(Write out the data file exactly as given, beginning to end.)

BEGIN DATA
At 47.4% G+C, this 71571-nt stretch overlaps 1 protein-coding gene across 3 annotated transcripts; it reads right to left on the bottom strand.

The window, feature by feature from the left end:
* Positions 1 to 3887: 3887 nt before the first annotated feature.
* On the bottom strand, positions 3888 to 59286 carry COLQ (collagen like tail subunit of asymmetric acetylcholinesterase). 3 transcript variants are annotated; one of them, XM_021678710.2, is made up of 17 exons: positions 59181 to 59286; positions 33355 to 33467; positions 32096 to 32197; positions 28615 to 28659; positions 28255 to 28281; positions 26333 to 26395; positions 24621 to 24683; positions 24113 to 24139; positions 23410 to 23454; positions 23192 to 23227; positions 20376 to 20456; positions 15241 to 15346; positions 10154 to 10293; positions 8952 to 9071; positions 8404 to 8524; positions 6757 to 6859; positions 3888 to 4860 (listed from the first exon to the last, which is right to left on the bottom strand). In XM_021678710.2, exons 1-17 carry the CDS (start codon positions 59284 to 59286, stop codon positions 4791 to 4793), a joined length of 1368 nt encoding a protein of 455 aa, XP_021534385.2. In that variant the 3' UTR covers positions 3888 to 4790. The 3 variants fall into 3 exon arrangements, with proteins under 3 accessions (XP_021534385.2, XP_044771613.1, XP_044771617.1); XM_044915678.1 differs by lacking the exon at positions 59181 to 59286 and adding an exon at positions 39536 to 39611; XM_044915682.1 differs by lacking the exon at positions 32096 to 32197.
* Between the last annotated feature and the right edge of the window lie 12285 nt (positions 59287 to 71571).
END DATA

At 47.4% G+C, this 71571-nt stretch overlaps 1 protein-coding gene across 3 annotated transcripts; it reads right to left on the bottom strand.

The window, feature by feature from the left end:
* Positions 1 to 3887: 3887 nt before the first annotated feature.
* On the bottom strand, positions 3888 to 59286 carry COLQ (collagen like tail subunit of asymmetric acetylcholinesterase). 3 transcript variants are annotated; one of them, XM_021678710.2, is made up of 17 exons: positions 59181 to 59286; positions 33355 to 33467; positions 32096 to 32197; positions 28615 to 28659; positions 28255 to 28281; positions 26333 to 26395; positions 24621 to 24683; positions 24113 to 24139; positions 23410 to 23454; positions 23192 to 23227; positions 20376 to 20456; positions 15241 to 15346; positions 10154 to 10293; positions 8952 to 9071; positions 8404 to 8524; positions 6757 to 6859; positions 3888 to 4860 (listed from the first exon to the last, which is right to left on the bottom strand). In XM_021678710.2, exons 1-17 carry the CDS (start codon positions 59284 to 59286, stop codon positions 4791 to 4793), a joined length of 1368 nt encoding a protein of 455 aa, XP_021534385.2. In that variant the 3' UTR covers positions 3888 to 4790. The 3 variants fall into 3 exon arrangements, with proteins under 3 accessions (XP_021534385.2, XP_044771613.1, XP_044771617.1); XM_044915678.1 differs by lacking the exon at positions 59181 to 59286 and adding an exon at positions 39536 to 39611; XM_044915682.1 differs by lacking the exon at positions 32096 to 32197.
* Between the last annotated feature and the right edge of the window lie 12285 nt (positions 59287 to 71571).